When it comes to Medicare, the enrollment process can be a little tricky. That’s why it’s important to understand the relevant health insurance terminology, know what the important dates and deadlines are, understand the different parts, and know the eligibility requirements. Below you’ll find the top four important things to understand about insurance.
1. Keep Important Dates and Deadlines in Mind
The first thing to understand about insurance such as Medicare is that there are important dates and deadlines to keep in mind. For example, you can enroll for Medicare three months before you turn 65, but if you continue to work past age 65, you can wait and sign up for Medicare within eight months of leaving your job or group health plan. If you have a Medicare Advantage plan — a plan that includes the benefits of Original Medicare as well as other perks — you can switch plans from January 1 to March 31 every year.
2. Know Common Terminology
If you want to find the best policy for you, it’s important that you understand some of the common health insurance terminology. Some of the terms you might hear include the following:
- Coinsurance: The amount you pay for a health service, which could include a prescription or a doctor’s appointment.
- Deductible: The amount you have to spend before your insurance starts to pay its portion of your medical care.
- Exclusions: Healthcare services or medical equipment your health plan won’t cover, which could include things like travel immunizations or cosmetic surgery.
- PCP: This acronym stands for primary care physician. When you join a healthcare plan, you’ll be asked to select a primary care physician who will manage your care.
- In-Network: A list of doctors, hospitals, and specialists who’ve agreed to accept a certain rate for members of a certain healthcare plan. These providers are “in-network” and won’t cost you extra money like an “out-of-network” provider.
Knowing what these terms mean can help you decide which healthcare plan is the right one for you.
3. Understand the Different Parts of Medicare
Before you enroll in a Medicare plan, make sure you know all about the different parts of Medicare and what they cover. There are four parts: Parts A, B, C, and D. Take a look at what each part covers:
- Part A: Covers hospital stays, some skilled nursing care, hospice care.
- Part B: Covers doctor’s appointments, diagnostic screenings, lab tests, ambulance transportation, medical equipment, and other outpatient services.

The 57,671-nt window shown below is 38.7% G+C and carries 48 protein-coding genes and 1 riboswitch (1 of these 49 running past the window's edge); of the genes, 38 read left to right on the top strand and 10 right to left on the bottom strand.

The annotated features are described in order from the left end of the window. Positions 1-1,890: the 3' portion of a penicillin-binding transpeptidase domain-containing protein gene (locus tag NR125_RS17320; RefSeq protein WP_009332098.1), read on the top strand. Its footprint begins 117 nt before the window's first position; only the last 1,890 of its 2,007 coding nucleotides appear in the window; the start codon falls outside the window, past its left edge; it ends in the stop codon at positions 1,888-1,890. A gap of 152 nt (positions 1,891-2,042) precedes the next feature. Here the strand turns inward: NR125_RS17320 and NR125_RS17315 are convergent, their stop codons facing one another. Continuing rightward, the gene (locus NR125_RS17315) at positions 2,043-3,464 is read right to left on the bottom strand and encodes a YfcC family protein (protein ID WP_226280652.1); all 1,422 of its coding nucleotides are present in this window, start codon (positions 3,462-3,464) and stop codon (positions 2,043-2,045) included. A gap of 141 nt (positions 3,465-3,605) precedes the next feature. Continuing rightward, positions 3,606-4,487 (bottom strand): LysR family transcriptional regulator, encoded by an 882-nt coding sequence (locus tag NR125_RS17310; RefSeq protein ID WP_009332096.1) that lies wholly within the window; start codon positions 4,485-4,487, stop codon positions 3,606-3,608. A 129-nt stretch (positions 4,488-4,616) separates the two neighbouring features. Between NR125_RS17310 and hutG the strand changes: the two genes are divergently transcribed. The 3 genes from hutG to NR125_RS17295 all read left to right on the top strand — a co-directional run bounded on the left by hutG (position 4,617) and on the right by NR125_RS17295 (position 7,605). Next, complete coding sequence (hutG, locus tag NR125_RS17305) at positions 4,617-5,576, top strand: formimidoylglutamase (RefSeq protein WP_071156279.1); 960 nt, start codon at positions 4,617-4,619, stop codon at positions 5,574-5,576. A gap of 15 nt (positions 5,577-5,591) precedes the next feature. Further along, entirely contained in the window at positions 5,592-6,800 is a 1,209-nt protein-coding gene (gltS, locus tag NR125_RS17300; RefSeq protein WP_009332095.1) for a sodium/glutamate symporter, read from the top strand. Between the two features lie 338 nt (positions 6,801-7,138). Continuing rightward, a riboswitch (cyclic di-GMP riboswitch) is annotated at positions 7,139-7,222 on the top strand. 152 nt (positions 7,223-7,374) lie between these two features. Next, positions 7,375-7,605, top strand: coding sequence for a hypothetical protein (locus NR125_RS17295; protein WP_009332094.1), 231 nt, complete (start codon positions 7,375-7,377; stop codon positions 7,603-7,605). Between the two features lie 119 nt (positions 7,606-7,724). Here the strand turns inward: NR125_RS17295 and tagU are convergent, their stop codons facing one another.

- Part C: Also called a Medicare Advantage plan, Part C includes the benefits of Parts A and B as well as dental and vision care. In some cases, you may be eligible for transportation to and from doctor’s offices, meal delivery, shower grips for your bathroom, or wheelchair ramps.
- Part D: Covers prescription drugs and is often referred to as a Medicare supplement plan.
Parts C and D are available from private, Medicare-approved insurance companies.
4. Know the Eligibility Requirements
You can only enroll in Medicare if you’re eligible. Most people qualify when they turn 65, but some people don’t. You’ll be eligible for Medicare if any of the following applies to you:
- You’re 65 or older and eligible for Social Security
- You’re under 65, permanently disabled, and you’re getting disability benefits from the Railroad Retirement Board or Social Security
- You have ALS (Amyotrophic Lateral Sclerosis), also known as Lou Gehrig’s Disease
- You have end-stage renal disease (ESRD)
Once you know you’re eligible, find out when you can enroll. When you’re ready, you can apply for Medicare online or over the phone.
Finding the Right Healthcare Plan and Provider
Applying for health insurance, especially Medicare, can be a tedious process. You have to keep important dates and deadlines in mind, know at least some health insurance terminology, understand the different types of plans available, and know the eligibility requirements. Once you’ve done your research and learned as much as you can about Medicare, you can feel confident knowing you’ve got all you need to make a great decision about your healthcare provider and plan.